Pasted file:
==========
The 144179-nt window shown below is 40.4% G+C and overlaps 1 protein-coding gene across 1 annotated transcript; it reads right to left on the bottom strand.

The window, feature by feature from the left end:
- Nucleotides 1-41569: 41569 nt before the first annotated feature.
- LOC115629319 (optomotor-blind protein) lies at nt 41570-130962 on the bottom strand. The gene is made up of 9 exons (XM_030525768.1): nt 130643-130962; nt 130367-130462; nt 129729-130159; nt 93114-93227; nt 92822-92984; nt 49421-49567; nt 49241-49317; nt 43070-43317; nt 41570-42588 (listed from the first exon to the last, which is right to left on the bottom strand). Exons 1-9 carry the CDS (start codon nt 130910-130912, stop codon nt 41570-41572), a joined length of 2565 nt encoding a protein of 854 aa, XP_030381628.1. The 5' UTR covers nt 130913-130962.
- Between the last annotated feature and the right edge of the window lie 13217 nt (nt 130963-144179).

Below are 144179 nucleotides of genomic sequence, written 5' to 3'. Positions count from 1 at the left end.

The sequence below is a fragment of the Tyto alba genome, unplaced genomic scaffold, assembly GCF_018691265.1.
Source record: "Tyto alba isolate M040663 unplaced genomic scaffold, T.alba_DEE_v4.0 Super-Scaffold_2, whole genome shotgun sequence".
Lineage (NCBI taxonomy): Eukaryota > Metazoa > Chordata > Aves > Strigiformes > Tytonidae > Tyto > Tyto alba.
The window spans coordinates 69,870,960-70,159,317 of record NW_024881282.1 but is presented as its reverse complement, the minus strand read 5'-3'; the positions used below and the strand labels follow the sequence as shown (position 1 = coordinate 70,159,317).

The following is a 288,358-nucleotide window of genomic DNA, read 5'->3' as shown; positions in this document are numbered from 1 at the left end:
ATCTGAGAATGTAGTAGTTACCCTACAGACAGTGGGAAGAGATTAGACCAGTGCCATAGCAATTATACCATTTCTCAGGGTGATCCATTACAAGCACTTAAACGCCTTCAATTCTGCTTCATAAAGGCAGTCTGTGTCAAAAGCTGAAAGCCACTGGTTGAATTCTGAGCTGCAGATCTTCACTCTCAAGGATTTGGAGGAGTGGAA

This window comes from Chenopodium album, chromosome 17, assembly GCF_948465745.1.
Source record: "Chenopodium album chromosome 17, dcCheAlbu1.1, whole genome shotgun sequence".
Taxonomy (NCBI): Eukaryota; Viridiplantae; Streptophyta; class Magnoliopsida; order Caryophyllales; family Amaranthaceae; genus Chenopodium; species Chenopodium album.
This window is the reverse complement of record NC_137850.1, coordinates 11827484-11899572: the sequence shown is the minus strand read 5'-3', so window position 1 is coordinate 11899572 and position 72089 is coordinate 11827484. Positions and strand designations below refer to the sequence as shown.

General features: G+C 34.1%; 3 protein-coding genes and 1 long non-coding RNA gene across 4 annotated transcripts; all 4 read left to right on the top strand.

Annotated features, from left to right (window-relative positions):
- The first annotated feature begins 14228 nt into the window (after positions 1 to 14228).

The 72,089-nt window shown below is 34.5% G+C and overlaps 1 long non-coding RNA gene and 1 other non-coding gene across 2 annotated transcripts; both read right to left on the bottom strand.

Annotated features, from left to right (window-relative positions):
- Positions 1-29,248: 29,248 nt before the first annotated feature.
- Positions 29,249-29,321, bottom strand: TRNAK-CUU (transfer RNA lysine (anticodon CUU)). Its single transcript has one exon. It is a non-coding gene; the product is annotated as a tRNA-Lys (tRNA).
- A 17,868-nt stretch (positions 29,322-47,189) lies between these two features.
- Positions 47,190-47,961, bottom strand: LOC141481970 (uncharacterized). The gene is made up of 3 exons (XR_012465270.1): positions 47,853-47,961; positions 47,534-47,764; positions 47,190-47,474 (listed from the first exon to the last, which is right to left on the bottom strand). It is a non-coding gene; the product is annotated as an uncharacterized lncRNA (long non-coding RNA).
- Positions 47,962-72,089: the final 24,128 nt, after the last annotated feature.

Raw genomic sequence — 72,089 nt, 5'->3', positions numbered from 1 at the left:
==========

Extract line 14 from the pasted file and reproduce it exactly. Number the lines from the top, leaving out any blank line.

Source record: "Chenopodium album chromosome 17, dcCheAlbu1.1, whole genome shotgun sequence".